Bridin befriended a woman on the plane whose daughter, Signe, happens to host dinner parties at 10 Lats a head. 10 Lats equals about 20 USD. When she told her daughter she had a returning Latvian to invite, they decided to make a traditional Latvian meal for us, and to have a friend hunt for boar. I’ve never had anyone kill a boar for me before. It’s very exciting.
Signe was congenial and outgoing, providing a lovely environment for the English-speaking friends she had invited. They did tend to lapse into Latvian though, so there was some confused nodding and smiling on my part. To drink, we had birch champagne, which was very similar to regular champagne. With the meat a blackcurrant wine was served. Although I don’t normally drink wine, I tried it and it was more like a liquer – very fruity with a sharp kick.
The first dish was a soup. After a long and dark winter, one of the first signs of spring is a green that no one knew the name for, but it is like sour spinach. It may have been sorrel. It grows wild in the yard, “So you just cut the grass and you have soup!” There were also lovely new potatoes and quail eggs, which they set in your plate and ladled the soup over.
Her bread was so moist it was almost like a quick bread, with a large, soft crumb. It was served with homemade dairy butter. Black bread, the national bread, was served with hemp seed butter – like the poppy seed butter we had bought at the market.
The next course was a selection of dried fish, including eel, which was delicious, and lamprey, which was kind of strong for me. I didn’t know the Latvian word for lamprey, so I asked, “Is this the one that sucks your face?”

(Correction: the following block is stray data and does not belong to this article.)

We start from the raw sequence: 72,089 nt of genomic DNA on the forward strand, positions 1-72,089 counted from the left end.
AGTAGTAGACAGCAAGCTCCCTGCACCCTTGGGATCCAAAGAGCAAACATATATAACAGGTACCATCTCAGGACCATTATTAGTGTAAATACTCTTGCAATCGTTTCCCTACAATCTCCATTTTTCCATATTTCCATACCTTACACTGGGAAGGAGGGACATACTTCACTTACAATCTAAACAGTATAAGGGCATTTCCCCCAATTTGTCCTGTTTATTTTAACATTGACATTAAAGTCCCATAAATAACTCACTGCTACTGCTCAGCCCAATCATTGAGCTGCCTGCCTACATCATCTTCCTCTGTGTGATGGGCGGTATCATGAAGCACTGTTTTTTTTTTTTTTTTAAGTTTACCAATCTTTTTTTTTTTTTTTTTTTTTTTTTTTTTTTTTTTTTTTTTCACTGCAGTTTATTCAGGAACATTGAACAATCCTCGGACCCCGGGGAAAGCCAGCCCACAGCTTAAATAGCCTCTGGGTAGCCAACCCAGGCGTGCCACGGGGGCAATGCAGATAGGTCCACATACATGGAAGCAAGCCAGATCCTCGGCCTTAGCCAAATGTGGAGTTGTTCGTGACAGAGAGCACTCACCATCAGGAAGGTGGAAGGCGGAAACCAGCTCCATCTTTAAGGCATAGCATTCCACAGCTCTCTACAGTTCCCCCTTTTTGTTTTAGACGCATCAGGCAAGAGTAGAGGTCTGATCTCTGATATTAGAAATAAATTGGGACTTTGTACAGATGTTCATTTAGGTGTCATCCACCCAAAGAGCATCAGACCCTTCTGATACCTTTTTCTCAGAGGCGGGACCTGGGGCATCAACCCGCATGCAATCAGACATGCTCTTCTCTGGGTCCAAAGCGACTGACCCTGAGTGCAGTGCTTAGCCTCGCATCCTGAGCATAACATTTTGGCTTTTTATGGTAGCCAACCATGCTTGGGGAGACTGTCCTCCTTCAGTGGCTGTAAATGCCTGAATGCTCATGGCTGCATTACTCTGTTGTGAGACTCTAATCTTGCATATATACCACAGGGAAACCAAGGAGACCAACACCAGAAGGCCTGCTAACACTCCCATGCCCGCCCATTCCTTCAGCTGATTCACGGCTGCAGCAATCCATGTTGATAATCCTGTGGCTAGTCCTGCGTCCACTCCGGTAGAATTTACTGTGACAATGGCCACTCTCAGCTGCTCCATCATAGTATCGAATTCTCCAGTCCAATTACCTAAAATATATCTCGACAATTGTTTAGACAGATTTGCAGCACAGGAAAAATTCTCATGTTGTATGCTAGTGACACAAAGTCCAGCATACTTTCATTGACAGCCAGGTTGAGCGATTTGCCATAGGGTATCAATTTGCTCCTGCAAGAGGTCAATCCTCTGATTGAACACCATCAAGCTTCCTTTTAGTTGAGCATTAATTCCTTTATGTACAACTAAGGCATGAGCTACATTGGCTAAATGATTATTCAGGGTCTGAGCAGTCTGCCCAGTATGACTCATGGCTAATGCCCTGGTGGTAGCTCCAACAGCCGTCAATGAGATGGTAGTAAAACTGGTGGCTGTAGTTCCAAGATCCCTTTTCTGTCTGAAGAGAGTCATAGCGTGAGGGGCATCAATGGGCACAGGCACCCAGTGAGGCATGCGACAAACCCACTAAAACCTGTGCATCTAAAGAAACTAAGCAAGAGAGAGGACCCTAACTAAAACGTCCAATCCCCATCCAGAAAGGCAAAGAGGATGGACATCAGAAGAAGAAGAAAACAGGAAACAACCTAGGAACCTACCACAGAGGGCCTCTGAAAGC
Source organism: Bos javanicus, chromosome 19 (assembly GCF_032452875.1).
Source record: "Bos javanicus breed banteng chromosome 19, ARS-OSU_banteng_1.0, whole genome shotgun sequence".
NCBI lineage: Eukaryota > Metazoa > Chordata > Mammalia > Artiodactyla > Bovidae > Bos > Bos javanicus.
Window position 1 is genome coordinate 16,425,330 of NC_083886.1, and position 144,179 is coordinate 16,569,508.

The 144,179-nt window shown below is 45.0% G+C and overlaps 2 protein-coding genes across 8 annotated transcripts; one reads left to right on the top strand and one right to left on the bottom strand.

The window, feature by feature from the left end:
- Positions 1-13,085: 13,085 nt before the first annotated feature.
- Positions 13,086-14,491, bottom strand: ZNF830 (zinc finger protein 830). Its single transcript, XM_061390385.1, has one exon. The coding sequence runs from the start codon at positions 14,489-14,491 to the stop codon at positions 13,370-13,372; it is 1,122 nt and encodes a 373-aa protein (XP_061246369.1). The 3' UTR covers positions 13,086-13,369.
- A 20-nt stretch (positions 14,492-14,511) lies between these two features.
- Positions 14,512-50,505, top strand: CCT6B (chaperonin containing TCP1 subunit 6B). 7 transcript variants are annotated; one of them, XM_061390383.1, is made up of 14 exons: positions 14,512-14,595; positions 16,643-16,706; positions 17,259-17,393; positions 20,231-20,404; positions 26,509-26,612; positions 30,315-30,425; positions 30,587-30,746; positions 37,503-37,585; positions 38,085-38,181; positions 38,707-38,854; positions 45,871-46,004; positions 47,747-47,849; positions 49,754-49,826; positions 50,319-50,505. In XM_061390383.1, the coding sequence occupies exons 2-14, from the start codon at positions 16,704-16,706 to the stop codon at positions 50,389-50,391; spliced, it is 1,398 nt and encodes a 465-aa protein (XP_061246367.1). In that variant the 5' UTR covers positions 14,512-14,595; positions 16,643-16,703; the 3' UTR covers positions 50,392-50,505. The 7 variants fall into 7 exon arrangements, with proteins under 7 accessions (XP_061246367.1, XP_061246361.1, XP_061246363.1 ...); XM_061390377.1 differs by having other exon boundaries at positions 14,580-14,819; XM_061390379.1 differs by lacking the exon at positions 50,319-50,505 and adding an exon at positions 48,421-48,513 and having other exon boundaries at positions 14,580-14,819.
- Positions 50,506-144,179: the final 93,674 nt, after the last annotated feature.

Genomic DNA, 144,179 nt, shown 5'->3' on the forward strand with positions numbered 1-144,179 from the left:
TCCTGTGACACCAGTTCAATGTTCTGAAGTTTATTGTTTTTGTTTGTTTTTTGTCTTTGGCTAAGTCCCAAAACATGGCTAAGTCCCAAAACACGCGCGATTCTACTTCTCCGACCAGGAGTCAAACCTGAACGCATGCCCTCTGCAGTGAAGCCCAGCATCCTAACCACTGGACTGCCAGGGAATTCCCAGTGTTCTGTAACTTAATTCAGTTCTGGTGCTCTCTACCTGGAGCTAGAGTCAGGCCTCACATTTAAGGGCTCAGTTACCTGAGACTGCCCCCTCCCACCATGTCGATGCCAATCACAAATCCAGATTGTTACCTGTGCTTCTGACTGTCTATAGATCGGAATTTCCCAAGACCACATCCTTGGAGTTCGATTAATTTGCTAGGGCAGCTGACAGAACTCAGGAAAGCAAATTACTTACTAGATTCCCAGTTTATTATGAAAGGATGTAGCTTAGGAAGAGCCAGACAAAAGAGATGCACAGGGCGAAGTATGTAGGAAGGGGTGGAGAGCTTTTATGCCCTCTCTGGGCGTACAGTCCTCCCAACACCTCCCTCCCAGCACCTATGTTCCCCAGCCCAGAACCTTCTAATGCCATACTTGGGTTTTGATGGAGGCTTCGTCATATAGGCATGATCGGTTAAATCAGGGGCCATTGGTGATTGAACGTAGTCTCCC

They pointed out the second one from the front of this picture, and said, “That is the one that sucks on you.”
Signe said effusively in her Russian accent, “Take it! You don’t like it, I have big dog!”
There was also an assortment of cheeses, including the same mild cheese with caraway seeds we had bought at the market.
The main course was boar, which one of the guests’ husbands had shot. Boars in Latvia have to be certified. If they are not, you have to boil the meat for 2 hours to remove any parasites. The meat was very mild, being grass-fed as opposed to foraging. The side dish was a risotto made with hulled wheat and wild mushrooms, a perfect accompaniment to the boar as well as a vegetarian main course. Very smart.
We had been seeing a rye bread dessert on menus, but it didn’t seem very appetizing. It took me about four bites to figure out this “cheesecake” was made from rye bread crumbs used like Graham crackers layered with a pastry cream.